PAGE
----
Medusa Crown




About: Engineer by day, maker by night; I make art to relax and focus. I enjoy drawing, painting, embroidery, paper crafts, and sewing among many others, but I'm always up for learning a new skill.

Looking for a DIY costume that won't leave you with large, useless materials to store after October? Follow this simple instructable for an inexpensive Gorgon crown that is small enough to store, but pretty enough you may just want to display it year round!


Step 1: Materials


  1. Crown -- I bought a cheap one from the Garment District in Boston, but you can get them at craft and toy stores for ~$2
  2. Snakes -- I bought these from amazon for $6. You'll want smallish snakes so you can fit as many on the crown as possible. I used ~8 of them, but you can always use more!
  3. Spray paint -- I used gold, which I highly recommend, but you can use whatever you like. Some other good choices would be matte green, silver, or grey/stone colored. This was about $3.


  1. Exacto knife
  2. Cutting surface (not pictured)
  3. Glue gun
  4. Thin wire (not pictured) -- you'll be using this like extremely sturdy string that doesn't require knotting
  5. Thick wire + pliers (optional) -- you can use this to create a poseable "center snake", but you can get a similar effect without it

Step 2: Center Snake

The design for your Gorgon crown is entirely up to you, but I found that it tends to look more crown-like and aesthetically pleasing if there was one snake which was "rearing up" from the center of the headpiece. To do this, we'll add wire to one of the larger (cobra is good!) snakes to force it into the "rearing" shape. If you have a snake that is already in this position, you won't need the wire.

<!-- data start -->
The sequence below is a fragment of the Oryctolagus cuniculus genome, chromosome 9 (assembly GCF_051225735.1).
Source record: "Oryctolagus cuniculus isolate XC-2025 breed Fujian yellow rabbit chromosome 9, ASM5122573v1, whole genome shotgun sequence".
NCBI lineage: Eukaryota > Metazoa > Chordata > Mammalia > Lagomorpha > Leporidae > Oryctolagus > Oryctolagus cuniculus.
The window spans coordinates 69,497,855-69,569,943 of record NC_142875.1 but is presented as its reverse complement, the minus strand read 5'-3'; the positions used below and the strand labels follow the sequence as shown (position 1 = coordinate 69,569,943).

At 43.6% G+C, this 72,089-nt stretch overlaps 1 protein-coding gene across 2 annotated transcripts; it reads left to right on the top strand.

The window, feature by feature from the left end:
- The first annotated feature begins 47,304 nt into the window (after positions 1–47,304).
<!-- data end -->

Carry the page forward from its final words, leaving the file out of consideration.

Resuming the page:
Wiring the snake...

1. Poke the thick wire through the head of the snake (using a small nail helps).

2. Using the exacto knife, cut slits in the "segments" until you get about 1.5 inches down the body of the snake.

3. Poke the thick wire into the last "segment" of the body.

4. Glue that sucker. (It'll keep it in place and protect your head from the sharp wire edges if any poke out.)

Positioning the snake...

Keeping the first few inches of the center snake free, wind the body of the snake through one side of the crown starting from the center, as shown in the images. You may need to cut into the body to fit the snake through the openings in the crown. Use thin wire and hot glue to secure the snake in position. Once the glue has dried, you can bend the front of the snake into the desired posture.

Step 3: Add More Snakes

You have your centerpiece, now add all of the other snakes! You'll want the bending of the mass of snakes to look realistic, so make sure that they aren't bending at too sharp of angles (here are some reference images) but at the same time, you want the resulting mass of snakes to look alive, so make sure to add some enraged, hissing side snakes. Check out images of medusa for inspiration on snake placement.

Securing the snakes...

For this part, rely primarily on strategic cutting and liberal use of the thin wire for securing the snakes. Don't worry about the wire showing; it will be hidden in the next step.

Try it on!

Don't hesitate to try on the crown as you work on it. Doing so will not only help you see which areas need more snakes or difference placement; it'll also help you make sure you don't overload one side. Wear it around. Take some pictures. Does it need more snakes? Does it look threatening enough? Do you want to threaten people shorter or taller than you? If the first, then angle your hissing snakes downward. If the second, angle them up. Or just go for a balance of both!